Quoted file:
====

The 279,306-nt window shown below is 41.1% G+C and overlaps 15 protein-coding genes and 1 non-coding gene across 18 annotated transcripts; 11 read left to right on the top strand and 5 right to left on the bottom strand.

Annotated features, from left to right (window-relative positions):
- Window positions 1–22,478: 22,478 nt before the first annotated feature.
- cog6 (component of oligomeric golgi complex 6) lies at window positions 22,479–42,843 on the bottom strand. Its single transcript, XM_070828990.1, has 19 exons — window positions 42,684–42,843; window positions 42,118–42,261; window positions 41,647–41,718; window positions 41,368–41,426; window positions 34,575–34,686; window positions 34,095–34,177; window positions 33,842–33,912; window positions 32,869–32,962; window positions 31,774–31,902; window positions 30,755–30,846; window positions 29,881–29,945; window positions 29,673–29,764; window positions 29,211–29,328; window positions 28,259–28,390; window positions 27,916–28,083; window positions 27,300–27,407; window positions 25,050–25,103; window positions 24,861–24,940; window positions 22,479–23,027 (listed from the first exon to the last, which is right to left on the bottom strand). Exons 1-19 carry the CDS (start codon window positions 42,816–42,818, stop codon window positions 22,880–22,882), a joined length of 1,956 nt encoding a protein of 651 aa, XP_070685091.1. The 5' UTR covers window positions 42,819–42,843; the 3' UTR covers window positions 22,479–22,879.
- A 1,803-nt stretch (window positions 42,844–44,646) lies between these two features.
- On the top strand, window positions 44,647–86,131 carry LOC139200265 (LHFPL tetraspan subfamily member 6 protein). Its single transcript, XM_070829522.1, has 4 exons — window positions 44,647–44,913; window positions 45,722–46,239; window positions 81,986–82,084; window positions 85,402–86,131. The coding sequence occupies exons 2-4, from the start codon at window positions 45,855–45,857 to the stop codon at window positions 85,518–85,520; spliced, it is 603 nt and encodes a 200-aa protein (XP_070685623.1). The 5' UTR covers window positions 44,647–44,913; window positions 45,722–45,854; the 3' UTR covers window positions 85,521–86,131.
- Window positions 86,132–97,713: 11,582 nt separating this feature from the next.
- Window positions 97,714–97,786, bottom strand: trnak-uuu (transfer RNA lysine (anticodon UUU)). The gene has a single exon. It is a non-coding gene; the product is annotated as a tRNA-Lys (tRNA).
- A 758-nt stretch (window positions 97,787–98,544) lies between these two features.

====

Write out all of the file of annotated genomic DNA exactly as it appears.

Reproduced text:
The 279,306-nt window shown below is 41.1% G+C and overlaps 15 protein-coding genes and 1 non-coding gene across 18 annotated transcripts; 11 read left to right on the top strand and 5 right to left on the bottom strand.

Annotated features, from left to right (window-relative positions):
- Window positions 1–22,478: 22,478 nt before the first annotated feature.
- cog6 (component of oligomeric golgi complex 6) lies at window positions 22,479–42,843 on the bottom strand. Its single transcript, XM_070828990.1, has 19 exons — window positions 42,684–42,843; window positions 42,118–42,261; window positions 41,647–41,718; window positions 41,368–41,426; window positions 34,575–34,686; window positions 34,095–34,177; window positions 33,842–33,912; window positions 32,869–32,962; window positions 31,774–31,902; window positions 30,755–30,846; window positions 29,881–29,945; window positions 29,673–29,764; window positions 29,211–29,328; window positions 28,259–28,390; window positions 27,916–28,083; window positions 27,300–27,407; window positions 25,050–25,103; window positions 24,861–24,940; window positions 22,479–23,027 (listed from the first exon to the last, which is right to left on the bottom strand). Exons 1-19 carry the CDS (start codon window positions 42,816–42,818, stop codon window positions 22,880–22,882), a joined length of 1,956 nt encoding a protein of 651 aa, XP_070685091.1. The 5' UTR covers window positions 42,819–42,843; the 3' UTR covers window positions 22,479–22,879.
- A 1,803-nt stretch (window positions 42,844–44,646) lies between these two features.
- On the top strand, window positions 44,647–86,131 carry LOC139200265 (LHFPL tetraspan subfamily member 6 protein). Its single transcript, XM_070829522.1, has 4 exons — window positions 44,647–44,913; window positions 45,722–46,239; window positions 81,986–82,084; window positions 85,402–86,131. The coding sequence occupies exons 2-4, from the start codon at window positions 45,855–45,857 to the stop codon at window positions 85,518–85,520; spliced, it is 603 nt and encodes a 200-aa protein (XP_070685623.1). The 5' UTR covers window positions 44,647–44,913; window positions 45,722–45,854; the 3' UTR covers window positions 85,521–86,131.
- Window positions 86,132–97,713: 11,582 nt separating this feature from the next.
- Window positions 97,714–97,786, bottom strand: trnak-uuu (transfer RNA lysine (anticodon UUU)). The gene has a single exon. It is a non-coding gene; the product is annotated as a tRNA-Lys (tRNA).
- A 758-nt stretch (window positions 97,787–98,544) lies between these two features.